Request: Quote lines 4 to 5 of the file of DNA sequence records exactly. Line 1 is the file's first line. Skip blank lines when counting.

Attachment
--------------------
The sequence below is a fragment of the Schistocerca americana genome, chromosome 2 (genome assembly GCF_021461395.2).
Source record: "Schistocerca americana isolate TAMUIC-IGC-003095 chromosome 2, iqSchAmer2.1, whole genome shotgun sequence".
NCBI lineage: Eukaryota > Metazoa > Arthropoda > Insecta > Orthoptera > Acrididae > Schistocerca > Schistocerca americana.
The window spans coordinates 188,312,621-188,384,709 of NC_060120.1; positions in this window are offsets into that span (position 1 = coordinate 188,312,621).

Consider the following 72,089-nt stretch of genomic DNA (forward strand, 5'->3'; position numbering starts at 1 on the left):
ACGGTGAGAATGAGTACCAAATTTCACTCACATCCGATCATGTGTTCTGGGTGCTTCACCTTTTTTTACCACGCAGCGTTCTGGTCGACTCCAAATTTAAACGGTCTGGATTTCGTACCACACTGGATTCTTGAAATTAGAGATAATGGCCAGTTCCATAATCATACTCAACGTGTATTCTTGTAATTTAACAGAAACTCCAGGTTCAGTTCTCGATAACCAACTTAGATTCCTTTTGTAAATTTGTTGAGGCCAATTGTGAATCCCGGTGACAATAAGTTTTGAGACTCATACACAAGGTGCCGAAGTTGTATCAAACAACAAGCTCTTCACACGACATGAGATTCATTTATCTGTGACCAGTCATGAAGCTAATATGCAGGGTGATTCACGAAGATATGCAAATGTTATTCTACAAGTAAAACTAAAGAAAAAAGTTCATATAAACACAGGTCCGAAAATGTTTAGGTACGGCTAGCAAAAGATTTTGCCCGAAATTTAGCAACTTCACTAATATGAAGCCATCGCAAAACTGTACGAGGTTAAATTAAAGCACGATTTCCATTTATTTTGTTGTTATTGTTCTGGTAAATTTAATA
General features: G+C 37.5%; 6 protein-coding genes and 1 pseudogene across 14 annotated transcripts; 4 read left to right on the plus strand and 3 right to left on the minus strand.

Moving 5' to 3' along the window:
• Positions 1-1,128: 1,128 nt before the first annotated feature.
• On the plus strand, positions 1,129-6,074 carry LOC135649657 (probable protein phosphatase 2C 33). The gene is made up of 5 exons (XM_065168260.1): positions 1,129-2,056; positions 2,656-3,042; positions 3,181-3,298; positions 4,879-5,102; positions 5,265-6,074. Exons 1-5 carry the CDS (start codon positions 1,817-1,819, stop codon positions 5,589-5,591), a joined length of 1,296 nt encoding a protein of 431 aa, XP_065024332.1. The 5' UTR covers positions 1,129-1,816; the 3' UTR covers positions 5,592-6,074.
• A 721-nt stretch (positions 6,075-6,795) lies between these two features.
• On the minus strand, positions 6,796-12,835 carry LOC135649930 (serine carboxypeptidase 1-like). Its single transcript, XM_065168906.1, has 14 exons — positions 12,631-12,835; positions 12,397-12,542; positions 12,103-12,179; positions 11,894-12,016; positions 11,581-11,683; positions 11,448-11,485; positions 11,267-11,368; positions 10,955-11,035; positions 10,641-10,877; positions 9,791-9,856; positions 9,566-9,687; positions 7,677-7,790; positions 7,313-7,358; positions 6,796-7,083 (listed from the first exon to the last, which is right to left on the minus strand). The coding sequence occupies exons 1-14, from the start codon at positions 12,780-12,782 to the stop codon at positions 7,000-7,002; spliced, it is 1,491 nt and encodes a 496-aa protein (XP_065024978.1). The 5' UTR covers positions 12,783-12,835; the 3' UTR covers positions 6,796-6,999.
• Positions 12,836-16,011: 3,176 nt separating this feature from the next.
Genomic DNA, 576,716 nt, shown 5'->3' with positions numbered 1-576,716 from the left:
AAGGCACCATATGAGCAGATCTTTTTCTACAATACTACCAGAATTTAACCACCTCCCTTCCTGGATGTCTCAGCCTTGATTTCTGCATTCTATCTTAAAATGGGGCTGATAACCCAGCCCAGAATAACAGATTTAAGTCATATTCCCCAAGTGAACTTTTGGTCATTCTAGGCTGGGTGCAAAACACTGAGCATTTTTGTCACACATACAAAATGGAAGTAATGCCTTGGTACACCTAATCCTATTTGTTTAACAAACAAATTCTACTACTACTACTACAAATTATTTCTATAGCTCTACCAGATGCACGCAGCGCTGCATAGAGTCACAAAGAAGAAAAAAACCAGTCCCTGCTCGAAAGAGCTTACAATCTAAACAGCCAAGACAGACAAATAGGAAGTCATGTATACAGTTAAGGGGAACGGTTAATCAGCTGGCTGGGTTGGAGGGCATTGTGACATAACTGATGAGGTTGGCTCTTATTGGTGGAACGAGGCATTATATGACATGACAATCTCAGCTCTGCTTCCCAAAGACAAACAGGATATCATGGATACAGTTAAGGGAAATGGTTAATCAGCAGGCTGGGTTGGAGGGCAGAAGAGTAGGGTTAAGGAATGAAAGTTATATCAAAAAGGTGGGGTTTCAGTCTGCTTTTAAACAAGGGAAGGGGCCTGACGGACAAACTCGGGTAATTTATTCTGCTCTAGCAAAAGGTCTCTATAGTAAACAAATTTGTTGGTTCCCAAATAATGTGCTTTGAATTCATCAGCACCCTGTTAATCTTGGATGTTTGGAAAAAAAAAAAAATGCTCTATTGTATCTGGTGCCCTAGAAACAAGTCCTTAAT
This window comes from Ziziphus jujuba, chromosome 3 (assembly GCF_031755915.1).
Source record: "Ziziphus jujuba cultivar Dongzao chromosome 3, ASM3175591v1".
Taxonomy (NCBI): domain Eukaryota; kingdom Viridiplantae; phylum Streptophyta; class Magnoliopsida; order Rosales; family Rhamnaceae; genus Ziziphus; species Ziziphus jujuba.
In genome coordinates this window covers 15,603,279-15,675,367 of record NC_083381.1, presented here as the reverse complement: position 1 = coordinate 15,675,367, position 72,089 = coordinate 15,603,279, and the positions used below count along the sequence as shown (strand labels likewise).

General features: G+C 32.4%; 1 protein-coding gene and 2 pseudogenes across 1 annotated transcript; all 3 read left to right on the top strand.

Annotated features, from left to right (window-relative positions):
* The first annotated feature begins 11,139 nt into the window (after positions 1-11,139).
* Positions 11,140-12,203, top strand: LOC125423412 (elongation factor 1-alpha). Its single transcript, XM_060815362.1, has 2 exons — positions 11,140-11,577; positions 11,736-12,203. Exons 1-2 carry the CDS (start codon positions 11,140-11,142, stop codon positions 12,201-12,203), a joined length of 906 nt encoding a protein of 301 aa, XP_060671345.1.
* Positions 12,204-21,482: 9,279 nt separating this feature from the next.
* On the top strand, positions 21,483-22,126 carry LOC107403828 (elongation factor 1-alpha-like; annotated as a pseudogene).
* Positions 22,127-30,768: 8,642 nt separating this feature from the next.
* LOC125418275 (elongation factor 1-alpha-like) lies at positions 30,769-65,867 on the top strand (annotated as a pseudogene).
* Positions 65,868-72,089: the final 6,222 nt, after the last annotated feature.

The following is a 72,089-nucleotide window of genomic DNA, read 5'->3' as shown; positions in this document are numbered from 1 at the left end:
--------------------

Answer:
The window spans coordinates 188,312,621-188,384,709 of NC_060120.1; positions in this window are offsets into that span (position 1 = coordinate 188,312,621).

Consider the following 72,089-nt stretch of genomic DNA (forward strand, 5'->3'; position numbering starts at 1 on the left):